In the mid-70s, Steve Martin exploded onto the comedy scene. By 1978 he was the biggest concert draw in the history of stand-up. In 1981 he quit forever. Born Standing Up is, in his own words, the story of "why I did stand-up and why I walked away".
I loved the reasoned approaches to his performances but enjoyed his exploration of what might have motivated his life's direction even more.
In White Trash, Nancy Isenberg upends assumptions about America's supposedly class-free society. Poor whites were central to the rise of the Republican Party in the early 19th century, and the Civil War itself was fought over class issues nearly as much as it was fought over slavery. Reconstruction pitted poor white trash against newly freed slaves, which factored in the rise of eugenics. These poor were at the heart of New Deal reforms and LBJ's Great Society; they haunt us in reality TV shows like Here Comes Honey Boo Boo and Duck Dynasty.
Why should people relegated to the outside care about the opinions and class structures maintained by those on the inside? White Trash is a survey of history's outcasts in England and the USA. It is not a deep exploration of how these outcasts came to be nor does it offer remedies for their inclusion. You must accept that the indentured servants of Colonial America ended up in the South with slave labor prior to the American Civil War. Little attention is given to waste people anywhere else including the more modern US Rust Belt. White Trash is a worthwhile read if only as a reminder that we live in an unfair world and that Fairytales are rampant in USA history.
23 of 34 people found this review helpful
“A faithful translation is rare; a translation which preserves intact the original text is very rare; a perfect translation of Montaigne appears impossible. Yet Donald Frame has realized this feat. One does not seem to be reading a translation, so smooth and easy is the style; at each moment, one seems to be listening to Montaigne himself - the freshness of his ideas, the unexpected choice of words. Frame has kept everything.” (Andre Maurois, The New York Times Book Review)
This audio version is a huge investment of time. I spaced it out over a few months. The narration is the best of all audiobooks I have listened to so far. One gets the sense of listening to a wise friend from centuries ago. I read different English translations of some chapters to aid my understanding. This translation is superior. Montaigne lived a full rich life and gave us the gift of his unashamed inner thoughts. His knowledge of the ancients is astounding. More so, his ability to place context relevant to his time and ours is inspired and inspiring. My only regret is that I wish I had read this earlier in life. Then again the wisdom might have been lost on the younger me. Well worth the time spent and a bargain at twice the price.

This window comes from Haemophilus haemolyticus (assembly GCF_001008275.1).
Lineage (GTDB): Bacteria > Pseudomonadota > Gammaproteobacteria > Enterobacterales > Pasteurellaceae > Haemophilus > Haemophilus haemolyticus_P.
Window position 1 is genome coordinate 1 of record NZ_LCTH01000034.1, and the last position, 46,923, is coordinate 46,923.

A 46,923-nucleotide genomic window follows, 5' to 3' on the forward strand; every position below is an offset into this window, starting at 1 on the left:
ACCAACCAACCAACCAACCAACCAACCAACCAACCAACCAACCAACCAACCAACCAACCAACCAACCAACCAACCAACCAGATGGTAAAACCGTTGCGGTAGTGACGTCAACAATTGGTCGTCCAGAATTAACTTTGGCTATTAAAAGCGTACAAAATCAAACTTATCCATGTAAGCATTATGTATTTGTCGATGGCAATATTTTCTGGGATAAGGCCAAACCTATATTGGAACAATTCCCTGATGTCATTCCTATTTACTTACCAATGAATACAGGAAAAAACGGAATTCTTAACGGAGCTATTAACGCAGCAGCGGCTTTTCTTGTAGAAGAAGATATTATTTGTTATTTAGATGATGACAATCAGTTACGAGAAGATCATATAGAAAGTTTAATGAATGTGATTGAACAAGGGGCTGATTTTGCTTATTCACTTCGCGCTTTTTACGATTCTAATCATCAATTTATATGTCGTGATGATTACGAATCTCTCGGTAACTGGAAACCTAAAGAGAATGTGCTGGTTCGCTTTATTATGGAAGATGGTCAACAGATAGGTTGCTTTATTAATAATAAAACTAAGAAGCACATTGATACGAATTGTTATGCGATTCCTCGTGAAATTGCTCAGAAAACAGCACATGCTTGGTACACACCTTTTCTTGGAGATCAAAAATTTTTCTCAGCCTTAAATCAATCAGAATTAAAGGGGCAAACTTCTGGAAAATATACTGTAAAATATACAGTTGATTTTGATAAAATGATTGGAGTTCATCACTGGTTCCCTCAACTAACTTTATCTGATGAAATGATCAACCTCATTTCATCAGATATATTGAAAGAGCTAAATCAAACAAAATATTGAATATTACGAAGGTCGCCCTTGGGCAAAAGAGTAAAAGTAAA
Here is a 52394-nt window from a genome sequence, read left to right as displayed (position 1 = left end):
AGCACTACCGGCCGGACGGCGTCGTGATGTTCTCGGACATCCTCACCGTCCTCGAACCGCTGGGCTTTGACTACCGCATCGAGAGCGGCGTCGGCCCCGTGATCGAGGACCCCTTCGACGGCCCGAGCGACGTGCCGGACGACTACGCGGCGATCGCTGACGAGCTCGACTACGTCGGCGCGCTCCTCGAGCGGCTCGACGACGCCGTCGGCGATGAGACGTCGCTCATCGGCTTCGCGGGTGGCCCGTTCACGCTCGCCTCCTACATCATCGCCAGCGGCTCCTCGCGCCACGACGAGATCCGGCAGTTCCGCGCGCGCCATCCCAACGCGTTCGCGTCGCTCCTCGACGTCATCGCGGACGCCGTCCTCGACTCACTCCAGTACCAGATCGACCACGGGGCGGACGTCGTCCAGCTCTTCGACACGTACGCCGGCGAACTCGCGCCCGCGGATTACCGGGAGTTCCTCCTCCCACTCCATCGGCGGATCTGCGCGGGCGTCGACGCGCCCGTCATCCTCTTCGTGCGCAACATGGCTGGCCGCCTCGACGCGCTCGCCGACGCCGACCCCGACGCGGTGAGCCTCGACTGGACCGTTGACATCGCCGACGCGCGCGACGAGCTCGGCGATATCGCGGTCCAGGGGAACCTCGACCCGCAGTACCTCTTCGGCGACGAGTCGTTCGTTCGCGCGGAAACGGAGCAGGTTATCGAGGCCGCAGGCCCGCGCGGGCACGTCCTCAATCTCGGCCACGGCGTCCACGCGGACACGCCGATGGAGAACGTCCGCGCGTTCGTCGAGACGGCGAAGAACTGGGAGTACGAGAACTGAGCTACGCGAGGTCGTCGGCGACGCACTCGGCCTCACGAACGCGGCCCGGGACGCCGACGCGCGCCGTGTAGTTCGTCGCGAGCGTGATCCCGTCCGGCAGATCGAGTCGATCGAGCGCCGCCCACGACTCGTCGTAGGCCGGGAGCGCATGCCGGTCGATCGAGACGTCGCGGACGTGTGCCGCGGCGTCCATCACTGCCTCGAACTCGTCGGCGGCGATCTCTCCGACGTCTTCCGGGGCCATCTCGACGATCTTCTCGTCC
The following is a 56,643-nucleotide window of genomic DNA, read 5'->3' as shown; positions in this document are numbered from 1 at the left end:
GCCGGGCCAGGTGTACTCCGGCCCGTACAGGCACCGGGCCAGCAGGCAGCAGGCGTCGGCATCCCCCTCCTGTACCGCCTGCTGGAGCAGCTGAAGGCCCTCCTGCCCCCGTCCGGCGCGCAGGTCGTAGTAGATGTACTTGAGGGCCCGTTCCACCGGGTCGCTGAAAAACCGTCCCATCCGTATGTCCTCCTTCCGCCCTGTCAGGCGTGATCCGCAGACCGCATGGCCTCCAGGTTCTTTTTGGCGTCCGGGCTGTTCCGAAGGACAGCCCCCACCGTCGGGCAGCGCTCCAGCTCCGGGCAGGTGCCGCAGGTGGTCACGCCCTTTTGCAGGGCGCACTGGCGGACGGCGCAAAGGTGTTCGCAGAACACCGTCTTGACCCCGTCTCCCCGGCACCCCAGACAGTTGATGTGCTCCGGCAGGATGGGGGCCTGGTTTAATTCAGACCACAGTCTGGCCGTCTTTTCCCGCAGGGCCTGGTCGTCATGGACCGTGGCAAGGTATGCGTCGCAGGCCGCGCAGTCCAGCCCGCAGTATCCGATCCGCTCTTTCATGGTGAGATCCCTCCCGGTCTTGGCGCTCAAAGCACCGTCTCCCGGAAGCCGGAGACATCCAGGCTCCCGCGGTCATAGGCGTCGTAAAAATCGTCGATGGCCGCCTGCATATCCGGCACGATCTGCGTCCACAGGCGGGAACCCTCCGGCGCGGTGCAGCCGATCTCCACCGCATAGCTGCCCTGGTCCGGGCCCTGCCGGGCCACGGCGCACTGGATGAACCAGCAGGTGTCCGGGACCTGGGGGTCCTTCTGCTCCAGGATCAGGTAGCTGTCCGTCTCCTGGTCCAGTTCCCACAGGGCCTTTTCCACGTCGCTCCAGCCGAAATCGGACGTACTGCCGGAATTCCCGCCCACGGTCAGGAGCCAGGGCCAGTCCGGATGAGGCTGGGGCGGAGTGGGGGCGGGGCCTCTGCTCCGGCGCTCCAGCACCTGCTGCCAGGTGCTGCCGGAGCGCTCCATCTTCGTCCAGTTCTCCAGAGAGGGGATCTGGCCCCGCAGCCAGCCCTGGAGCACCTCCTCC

3 of 3 people found this review helpful
Matthew Paulson, Founder of Analyst Ratings Network, Lightning Releases, and GoGo Photo Contest, has weathered the failures and triumphs of being an entrepreneur for nearly a decade. 40 Rules for Internet Business Success is his collection of core principles and strategies he used to grow his business. By listening to this audiobook, you will learn to: Throw away your business plan! Create a scalable business model that actually works.
I nearly stopped but I'm glad I didn't. The first few rules are common sense and found in every business how to book from the last 100 years. I guess the author had to repeat them for a baseline. The gold came later with recent real Internet business experience. I have several online businesses that I hope to grow. This book gave me some things to work on and several things not to waste time on. Well worth the read.
5 of 5 people found this review helpful